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Old 09-08-2012, 06:07 PM   #1
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Jay Flight 25bhs and F150 Crew Cab

Hello,

I'm looking at a Ford Ecoboost Crew Cab -- a local dealer has a pretty good deal on a 2012 4x2 that he wants to get rid of. I will be taking delivery of a 2013 25bhs within the next two weeks. I'm not sure that the F150 can handle it. Ford claims 11,300 towing capacity, but only 2000 lbs. of payload. Sounds good, until I start looking at the specs of my trailer -- dry weight of 5770 GVWR of 8180, dry tonge weight of 775. However, every one I've seen on the lots and web show a true dry weight once equipped around 6300 -- almost 600 pounds heavier, theoretically taking the tongue weight to about 850. I'm worried that with my 600 pounds of human cargo (only going to go up as my boys are 4 & 6), and a heavily loaded trailer that I'll exceed the payload capacity of the truck if I put ANYthing at all in the bed. We do a lot of longer trips, we're looking at a 3 week, 1450 mile round trip to Maine & New Hampshire next summer and I don't want any problems.

Should I stick with a 3/4 ton truck, or will the F150 be OK?
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Old 09-08-2012, 07:38 PM   #2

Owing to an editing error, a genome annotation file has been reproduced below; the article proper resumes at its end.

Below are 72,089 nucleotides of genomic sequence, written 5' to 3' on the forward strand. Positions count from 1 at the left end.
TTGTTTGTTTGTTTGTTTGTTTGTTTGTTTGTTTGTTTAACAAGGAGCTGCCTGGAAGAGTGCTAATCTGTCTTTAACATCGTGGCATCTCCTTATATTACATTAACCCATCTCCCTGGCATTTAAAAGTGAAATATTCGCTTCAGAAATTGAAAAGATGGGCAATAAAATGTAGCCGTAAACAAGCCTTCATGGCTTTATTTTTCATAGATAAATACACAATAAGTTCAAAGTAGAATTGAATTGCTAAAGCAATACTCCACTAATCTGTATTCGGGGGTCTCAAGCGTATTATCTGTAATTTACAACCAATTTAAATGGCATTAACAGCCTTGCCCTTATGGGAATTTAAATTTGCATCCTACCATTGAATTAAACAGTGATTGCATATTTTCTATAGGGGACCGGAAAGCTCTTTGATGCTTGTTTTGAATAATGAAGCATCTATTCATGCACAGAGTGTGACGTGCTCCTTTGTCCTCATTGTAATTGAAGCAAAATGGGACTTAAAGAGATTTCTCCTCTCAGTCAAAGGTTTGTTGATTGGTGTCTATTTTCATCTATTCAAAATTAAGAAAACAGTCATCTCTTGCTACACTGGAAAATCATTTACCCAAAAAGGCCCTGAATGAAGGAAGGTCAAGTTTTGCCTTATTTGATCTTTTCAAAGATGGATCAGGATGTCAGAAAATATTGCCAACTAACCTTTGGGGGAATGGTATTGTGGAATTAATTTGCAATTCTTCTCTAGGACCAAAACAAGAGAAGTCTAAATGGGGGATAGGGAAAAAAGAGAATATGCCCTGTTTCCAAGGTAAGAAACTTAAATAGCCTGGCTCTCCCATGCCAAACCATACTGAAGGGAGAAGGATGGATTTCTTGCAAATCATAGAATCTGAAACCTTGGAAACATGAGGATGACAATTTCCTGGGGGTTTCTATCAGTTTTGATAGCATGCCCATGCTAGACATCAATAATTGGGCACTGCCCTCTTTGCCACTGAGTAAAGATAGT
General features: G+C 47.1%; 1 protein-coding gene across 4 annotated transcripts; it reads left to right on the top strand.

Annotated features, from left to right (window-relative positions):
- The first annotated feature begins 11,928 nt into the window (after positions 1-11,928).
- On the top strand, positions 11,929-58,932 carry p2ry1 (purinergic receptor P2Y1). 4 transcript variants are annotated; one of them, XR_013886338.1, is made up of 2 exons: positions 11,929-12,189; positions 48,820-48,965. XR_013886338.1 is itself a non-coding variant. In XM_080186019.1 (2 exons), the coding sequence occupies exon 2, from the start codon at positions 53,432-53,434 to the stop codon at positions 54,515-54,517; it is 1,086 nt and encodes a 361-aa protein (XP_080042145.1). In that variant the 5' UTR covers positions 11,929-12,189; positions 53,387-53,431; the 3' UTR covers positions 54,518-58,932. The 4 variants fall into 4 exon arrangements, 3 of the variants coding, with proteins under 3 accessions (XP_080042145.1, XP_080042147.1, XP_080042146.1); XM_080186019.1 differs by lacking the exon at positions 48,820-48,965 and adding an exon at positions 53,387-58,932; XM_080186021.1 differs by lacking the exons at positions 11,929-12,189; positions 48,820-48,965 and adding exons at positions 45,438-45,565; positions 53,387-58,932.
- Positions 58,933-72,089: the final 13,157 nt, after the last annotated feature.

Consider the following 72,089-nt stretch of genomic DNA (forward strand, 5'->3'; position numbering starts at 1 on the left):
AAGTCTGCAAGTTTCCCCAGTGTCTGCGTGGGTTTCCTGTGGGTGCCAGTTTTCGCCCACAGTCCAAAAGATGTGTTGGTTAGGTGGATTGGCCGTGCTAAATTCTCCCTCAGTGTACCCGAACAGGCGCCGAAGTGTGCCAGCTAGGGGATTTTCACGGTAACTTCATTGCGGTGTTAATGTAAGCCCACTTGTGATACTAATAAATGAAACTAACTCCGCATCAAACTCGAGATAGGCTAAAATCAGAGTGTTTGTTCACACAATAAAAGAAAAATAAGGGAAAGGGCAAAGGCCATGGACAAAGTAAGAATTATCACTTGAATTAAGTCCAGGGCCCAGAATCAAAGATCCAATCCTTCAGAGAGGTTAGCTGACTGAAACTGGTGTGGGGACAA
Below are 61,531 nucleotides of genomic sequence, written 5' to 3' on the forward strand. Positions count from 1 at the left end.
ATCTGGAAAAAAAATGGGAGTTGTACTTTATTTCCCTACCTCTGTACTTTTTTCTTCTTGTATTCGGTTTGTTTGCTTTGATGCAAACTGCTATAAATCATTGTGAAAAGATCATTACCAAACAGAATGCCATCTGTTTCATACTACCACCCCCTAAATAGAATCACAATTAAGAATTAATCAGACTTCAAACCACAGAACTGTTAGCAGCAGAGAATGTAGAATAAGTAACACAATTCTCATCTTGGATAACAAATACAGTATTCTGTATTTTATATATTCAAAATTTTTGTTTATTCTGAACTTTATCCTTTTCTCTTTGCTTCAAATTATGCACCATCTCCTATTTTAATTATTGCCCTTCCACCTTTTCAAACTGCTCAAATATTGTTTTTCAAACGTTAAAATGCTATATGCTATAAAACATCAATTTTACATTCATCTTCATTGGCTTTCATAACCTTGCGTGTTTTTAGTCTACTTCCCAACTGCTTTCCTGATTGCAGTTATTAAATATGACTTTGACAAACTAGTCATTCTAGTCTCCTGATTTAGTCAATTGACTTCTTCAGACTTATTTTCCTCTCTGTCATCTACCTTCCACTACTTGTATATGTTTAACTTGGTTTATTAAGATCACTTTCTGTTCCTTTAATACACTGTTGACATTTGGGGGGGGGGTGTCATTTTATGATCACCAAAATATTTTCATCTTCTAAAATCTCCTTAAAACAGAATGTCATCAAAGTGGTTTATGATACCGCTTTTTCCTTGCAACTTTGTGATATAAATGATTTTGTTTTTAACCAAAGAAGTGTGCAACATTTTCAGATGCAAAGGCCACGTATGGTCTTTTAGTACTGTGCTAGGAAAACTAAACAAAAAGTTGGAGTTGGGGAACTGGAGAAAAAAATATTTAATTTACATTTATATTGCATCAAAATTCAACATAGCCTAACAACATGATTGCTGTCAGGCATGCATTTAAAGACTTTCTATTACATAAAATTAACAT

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I have a 2011 F150 ecoboost. I looked at the 25BHS also. But agree with your overeall assessment of weights we settled for the 26BH Jayflight. The truck pulls the TT without any problems and has plenty of power. Don't expect any really better gas milage from the ecoboost when towing. Don't get me wrong it is not the capability of the truck...lots of power, the primary issue is the aerodynamics of the trailer and of course the weight of the trailer. If you are dead set on the 25BHS, in my opinion, I would go with the 3/4 ton truck.
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Old 09-08-2012, 09:04 PM   #3
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Originally Posted by geosci View Post
snip...... However, every one I've seen on the lots and web show a true dry weight once equipped around 6300 -- almost 600 pounds heavier, theoretically taking the tongue weight to about 850.....snip
geosci,

Smart move looking closely at your potential TV & TT weights, some folks over look this important part of creating a compatible marriage between a TV and TT.

Your correct that a TT's Dry Weight is not representative of the TT's weight when sitting on the dealer's lot. The actual "Ship" Weight is of more value, and in the case of the 25BHS it's approximately 6,300lbs per your findings. Add in another 800lbs of TT cargo (not including any fresh water tank weight) for a family of four and the TT loaded weight is at 7,100lbs. Ideally the loaded tongue weight should be 13% to 15% of the loaded TT weight, thus a 923lbs to 1,065lbs loaded tongue weight. Based on your post, sounds like the loaded weights may increase a little.

Your correct again taking into consideration the impact of the loaded tongue weight on the TV's published 2,000lb payload capacity, because in the prior loaded TT weight example it cuts the usable payload in half.

Can the TV in question tow the 25BHS, IMO it can but you would have to be very diligent in insuring that the TT's loaded weights, TV's cargo and passenger weights don't exceed the TV's weight capacities...., which means becoming a friend with the attended at a local CAT scale.